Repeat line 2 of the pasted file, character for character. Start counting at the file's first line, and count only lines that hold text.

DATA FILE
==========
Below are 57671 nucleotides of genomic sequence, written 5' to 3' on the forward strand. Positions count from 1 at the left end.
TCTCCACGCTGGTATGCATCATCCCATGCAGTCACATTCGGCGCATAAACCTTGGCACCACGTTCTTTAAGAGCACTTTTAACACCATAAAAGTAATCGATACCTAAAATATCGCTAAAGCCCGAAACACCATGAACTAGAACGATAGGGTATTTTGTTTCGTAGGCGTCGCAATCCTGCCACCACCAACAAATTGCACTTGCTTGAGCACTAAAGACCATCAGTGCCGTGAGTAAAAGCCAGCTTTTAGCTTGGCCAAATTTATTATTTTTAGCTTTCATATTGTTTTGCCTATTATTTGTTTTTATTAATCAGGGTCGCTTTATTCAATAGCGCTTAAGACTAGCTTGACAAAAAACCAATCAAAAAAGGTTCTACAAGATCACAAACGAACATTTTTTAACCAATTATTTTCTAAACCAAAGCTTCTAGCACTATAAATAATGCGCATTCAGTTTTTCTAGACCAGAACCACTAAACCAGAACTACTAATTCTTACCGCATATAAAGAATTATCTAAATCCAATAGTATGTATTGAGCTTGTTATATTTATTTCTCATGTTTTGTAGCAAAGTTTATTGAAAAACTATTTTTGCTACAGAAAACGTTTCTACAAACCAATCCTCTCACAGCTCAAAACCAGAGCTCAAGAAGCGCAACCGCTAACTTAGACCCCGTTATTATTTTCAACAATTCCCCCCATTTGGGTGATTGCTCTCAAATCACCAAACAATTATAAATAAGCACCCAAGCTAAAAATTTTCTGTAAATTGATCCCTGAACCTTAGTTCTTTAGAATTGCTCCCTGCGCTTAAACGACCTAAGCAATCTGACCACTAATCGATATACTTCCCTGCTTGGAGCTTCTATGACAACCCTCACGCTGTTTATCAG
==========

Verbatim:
TCTCCACGCTGGTATGCATCATCCCATGCAGTCACATTCGGCGCATAAACCTTGGCACCACGTTCTTTAAGAGCACTTTTAACACCATAAAAGTAATCGATACCTAAAATATCGCTAAAGCCCGAAACACCATGAACTAGAACGATAGGGTATTTTGTTTCGTAGGCGTCGCAATCCTGCCACCACCAACAAATTGCACTTGCTTGAGCACTAAAGACCATCAGTGCCGTGAGTAAAAGCCAGCTTTTAGCTTGGCCAAATTTATTATTTTTAGCTTTCATATTGTTTTGCCTATTATTTGTTTTTATTAATCAGGGTCGCTTTATTCAATAGCGCTTAAGACTAGCTTGACAAAAAACCAATCAAAAAAGGTTCTACAAGATCACAAACGAACATTTTTTAACCAATTATTTTCTAAACCAAAGCTTCTAGCACTATAAATAATGCGCATTCAGTTTTTCTAGACCAGAACCACTAAACCAGAACTACTAATTCTTACCGCATATAAAGAATTATCTAAATCCAATAGTATGTATTGAGCTTGTTATATTTATTTCTCATGTTTTGTAGCAAAGTTTATTGAAAAACTATTTTTGCTACAGAAAACGTTTCTACAAACCAATCCTCTCACAGCTCAAAACCAGAGCTCAAGAAGCGCAACCGCTAACTTAGACCCCGTTATTATTTTCAACAATTCCCCCCATTTGGGTGATTGCTCTCAAATCACCAAACAATTATAAATAAGCACCCAAGCTAAAAATTTTCTGTAAATTGATCCCTGAACCTTAGTTCTTTAGAATTGCTCCCTGCGCTTAAACGACCTAAGCAATCTGACCACTAATCGATATACTTCCCTGCTTGGAGCTTCTATGACAACCCTCACGCTGTTTATCAG